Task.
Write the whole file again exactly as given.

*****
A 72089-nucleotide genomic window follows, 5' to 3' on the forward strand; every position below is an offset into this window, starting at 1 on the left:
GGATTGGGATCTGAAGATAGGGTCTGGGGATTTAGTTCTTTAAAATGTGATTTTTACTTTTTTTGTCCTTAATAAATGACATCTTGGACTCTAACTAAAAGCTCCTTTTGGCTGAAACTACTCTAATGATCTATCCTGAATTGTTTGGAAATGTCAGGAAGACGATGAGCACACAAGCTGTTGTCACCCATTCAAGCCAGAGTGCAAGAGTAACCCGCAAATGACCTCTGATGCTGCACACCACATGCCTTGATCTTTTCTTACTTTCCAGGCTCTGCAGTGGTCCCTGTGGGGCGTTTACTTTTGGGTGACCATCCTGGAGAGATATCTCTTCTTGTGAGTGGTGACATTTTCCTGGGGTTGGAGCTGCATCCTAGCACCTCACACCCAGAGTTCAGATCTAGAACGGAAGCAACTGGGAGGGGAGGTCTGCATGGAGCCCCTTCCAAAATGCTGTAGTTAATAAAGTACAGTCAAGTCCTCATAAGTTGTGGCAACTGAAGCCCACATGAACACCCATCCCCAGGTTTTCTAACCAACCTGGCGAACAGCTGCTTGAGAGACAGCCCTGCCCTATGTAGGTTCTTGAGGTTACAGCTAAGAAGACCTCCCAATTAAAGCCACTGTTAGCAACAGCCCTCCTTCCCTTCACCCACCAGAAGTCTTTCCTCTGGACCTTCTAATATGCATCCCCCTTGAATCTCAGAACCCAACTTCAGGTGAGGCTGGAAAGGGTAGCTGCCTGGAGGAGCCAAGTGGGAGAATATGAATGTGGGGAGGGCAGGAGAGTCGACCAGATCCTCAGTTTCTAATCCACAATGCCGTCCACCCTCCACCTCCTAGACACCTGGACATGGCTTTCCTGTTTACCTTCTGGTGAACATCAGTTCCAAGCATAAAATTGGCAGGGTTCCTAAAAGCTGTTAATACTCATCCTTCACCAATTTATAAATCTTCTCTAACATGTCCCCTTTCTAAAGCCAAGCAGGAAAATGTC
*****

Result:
A 72089-nucleotide genomic window follows, 5' to 3' on the forward strand; every position below is an offset into this window, starting at 1 on the left:
GGATTGGGATCTGAAGATAGGGTCTGGGGATTTAGTTCTTTAAAATGTGATTTTTACTTTTTTTGTCCTTAATAAATGACATCTTGGACTCTAACTAAAAGCTCCTTTTGGCTGAAACTACTCTAATGATCTATCCTGAATTGTTTGGAAATGTCAGGAAGACGATGAGCACACAAGCTGTTGTCACCCATTCAAGCCAGAGTGCAAGAGTAACCCGCAAATGACCTCTGATGCTGCACACCACATGCCTTGATCTTTTCTTACTTTCCAGGCTCTGCAGTGGTCCCTGTGGGGCGTTTACTTTTGGGTGACCATCCTGGAGAGATATCTCTTCTTGTGAGTGGTGACATTTTCCTGGGGTTGGAGCTGCATCCTAGCACCTCACACCCAGAGTTCAGATCTAGAACGGAAGCAACTGGGAGGGGAGGTCTGCATGGAGCCCCTTCCAAAATGCTGTAGTTAATAAAGTACAGTCAAGTCCTCATAAGTTGTGGCAACTGAAGCCCACATGAACACCCATCCCCAGGTTTTCTAACCAACCTGGCGAACAGCTGCTTGAGAGACAGCCCTGCCCTATGTAGGTTCTTGAGGTTACAGCTAAGAAGACCTCCCAATTAAAGCCACTGTTAGCAACAGCCCTCCTTCCCTTCACCCACCAGAAGTCTTTCCTCTGGACCTTCTAATATGCATCCCCCTTGAATCTCAGAACCCAACTTCAGGTGAGGCTGGAAAGGGTAGCTGCCTGGAGGAGCCAAGTGGGAGAATATGAATGTGGGGAGGGCAGGAGAGTCGACCAGATCCTCAGTTTCTAATCCACAATGCCGTCCACCCTCCACCTCCTAGACACCTGGACATGGCTTTCCTGTTTACCTTCTGGTGAACATCAGTTCCAAGCATAAAATTGGCAGGGTTCCTAAAAGCTGTTAATACTCATCCTTCACCAATTTATAAATCTTCTCTAACATGTCCCCTTTCTAAAGCCAAGCAGGAAAATGTC